Practical Ecommerce

How to Rescue Posts from Facebook’s Spam Filter

In October 2010, Facebook introduced automatic content filtering to business pages (sometimes called Fan pages) in an effort to help stop Wall spammers from successfully posting unwanted or dangerous messages to dozens or even hundreds of pages daily.

For social media marketers, the filter has been a godsend, capturing many posts that would previously have had to be manually removed. But as with any sort of spam filter, some of the good can get caught up with the bad, which can be a problem for businesses.

Problems Arise When Good Posts Get Treated as Bad

For example, a retailer recently asked its Facebook fans to post to its Wall for a chance to win one of several prizes. When the retailer announced the winners, it suddenly had dozens of complaints.

Fans were claiming that they were the “real” winners, but as far as the administrators could tell these customers’ posts had not shown up on the retailer’s Wall. After exchanging screen captures and accusations it became clear that some of the entries had landed in the retailer’s Facebook spam filter.

The customers who had posted the “spam” entries and their Facebook friends could see those entries plain as day when they looked at the retailer’s Facebook page. But the retailer’s administrators and other fans could not see the posts in question. The result was a lot of unhappy people. But the blame for this misunderstanding could really not be placed anywhere.

Getting Good Posts Out of Facebook’s Spam Filter

This example scenario begs the question: How do you get good posts out of Facebook’s spam filter? The answer is actually fairly simple, but not completely intuitive.

First, a Facebook page administrator needs to locate the spam filter. (It is worth mentioning that there is a difference between personal profiles on Facebook and business pages. This explanation is aimed at business pages.)

To locate the Facebook Page spam filter find the “options link” on your page’s Wall. It will be to the right-hand side of the page, just below the “Share” links.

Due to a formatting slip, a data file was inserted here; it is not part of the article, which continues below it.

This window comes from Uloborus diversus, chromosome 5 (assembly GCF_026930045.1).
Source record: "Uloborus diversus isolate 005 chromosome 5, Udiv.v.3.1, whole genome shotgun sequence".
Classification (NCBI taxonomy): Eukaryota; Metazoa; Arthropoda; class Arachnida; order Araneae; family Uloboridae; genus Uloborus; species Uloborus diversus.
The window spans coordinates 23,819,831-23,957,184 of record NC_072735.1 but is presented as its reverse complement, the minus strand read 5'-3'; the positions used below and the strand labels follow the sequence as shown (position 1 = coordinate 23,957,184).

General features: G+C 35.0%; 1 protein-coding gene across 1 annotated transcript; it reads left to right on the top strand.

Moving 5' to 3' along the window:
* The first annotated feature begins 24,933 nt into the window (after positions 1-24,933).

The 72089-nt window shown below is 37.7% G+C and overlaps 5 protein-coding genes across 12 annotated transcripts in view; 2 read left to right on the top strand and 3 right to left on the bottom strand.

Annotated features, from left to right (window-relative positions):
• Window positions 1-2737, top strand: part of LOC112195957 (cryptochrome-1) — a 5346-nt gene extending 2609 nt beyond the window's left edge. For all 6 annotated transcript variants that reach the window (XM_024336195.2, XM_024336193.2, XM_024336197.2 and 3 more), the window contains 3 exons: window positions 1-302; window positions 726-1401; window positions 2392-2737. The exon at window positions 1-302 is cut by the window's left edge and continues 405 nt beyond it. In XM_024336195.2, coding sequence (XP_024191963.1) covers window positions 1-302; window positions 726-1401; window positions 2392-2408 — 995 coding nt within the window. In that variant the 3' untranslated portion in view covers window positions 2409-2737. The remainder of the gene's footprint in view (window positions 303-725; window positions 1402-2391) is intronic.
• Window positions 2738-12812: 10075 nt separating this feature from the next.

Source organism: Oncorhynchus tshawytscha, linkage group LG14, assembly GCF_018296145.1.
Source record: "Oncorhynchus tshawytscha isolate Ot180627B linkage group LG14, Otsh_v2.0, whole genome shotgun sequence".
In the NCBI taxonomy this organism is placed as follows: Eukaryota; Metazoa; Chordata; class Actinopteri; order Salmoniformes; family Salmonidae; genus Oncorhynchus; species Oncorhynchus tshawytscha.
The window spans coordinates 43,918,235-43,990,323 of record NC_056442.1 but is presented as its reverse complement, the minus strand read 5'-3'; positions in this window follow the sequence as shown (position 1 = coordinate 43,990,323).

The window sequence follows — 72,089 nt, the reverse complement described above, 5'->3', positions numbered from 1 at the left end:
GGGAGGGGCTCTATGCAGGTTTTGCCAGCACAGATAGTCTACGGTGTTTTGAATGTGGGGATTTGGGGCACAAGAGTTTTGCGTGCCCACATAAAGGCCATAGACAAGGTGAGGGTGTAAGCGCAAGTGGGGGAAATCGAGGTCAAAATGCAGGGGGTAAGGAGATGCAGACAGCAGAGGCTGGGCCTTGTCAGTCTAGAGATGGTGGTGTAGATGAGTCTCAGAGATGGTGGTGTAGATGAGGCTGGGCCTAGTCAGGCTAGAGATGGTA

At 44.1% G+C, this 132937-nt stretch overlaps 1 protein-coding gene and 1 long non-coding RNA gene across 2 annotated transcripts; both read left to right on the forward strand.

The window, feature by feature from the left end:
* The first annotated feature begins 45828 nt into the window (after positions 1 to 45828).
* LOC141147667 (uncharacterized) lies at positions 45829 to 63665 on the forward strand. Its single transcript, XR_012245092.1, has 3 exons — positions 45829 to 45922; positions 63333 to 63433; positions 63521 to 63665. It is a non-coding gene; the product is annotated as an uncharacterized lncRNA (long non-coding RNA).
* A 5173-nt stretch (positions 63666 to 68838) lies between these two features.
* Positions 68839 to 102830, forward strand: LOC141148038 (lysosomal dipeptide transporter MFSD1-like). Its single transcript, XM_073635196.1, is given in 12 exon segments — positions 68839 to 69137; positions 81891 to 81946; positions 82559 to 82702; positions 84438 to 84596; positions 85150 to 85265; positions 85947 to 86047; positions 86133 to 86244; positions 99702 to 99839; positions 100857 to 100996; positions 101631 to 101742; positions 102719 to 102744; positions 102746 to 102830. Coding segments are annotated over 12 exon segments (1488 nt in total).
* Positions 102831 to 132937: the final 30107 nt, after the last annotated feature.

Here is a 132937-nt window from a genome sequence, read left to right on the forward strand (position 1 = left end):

The "Options" link is located to the right and below the "Share" links.

The "Options" link is located to the right and below the "Share" links.

Clicking this link will open an options menu. A “Spam” link will be available on the far right side of this menu.

The "Spam" link appears at the right side of the options menu.

The "Spam" link appears at the right side of the options menu.

Selecting the “Spam” link, will change the page view so that you are looking at those messages in the spam filter rather than the messages on the page Wall.

Messages that Facebook suspects are held in the "spam" filter.

Messages that Facebook suspects are held in the "spam" filter.

No doubt many of the posts found in the spam filter will be actual spam, but from time to time, authentic posts from customers or prospects may be caught here. How to rescue these good posts is less than obvious. You have to click the “x” on the right-hand side (as shown below) to restore posts caught in the spam filter.

When you click the “x,” you will be given a list of several options, including one that reads “Unmark as Spam.”

Oddly, the way to rescue a post from Facebook's spam filter is to click the "x" that typically means "remove."

Oddly, the way to rescue a post from Facebook’s spam filter is to click the "x" that typically means "remove."

Summing Up

Facebook’s automatic content filter — or “spam” filter — is an excellent tool that helps page administrators protect their page Wall. But from time-to-time some worthwhile posts from customers or prospects may get caught in this spam filter.

But now you know how to rescue those good posts, by clicking the “x” and “Unmark as Spam” links.

Armando Roggio

Armando Roggio

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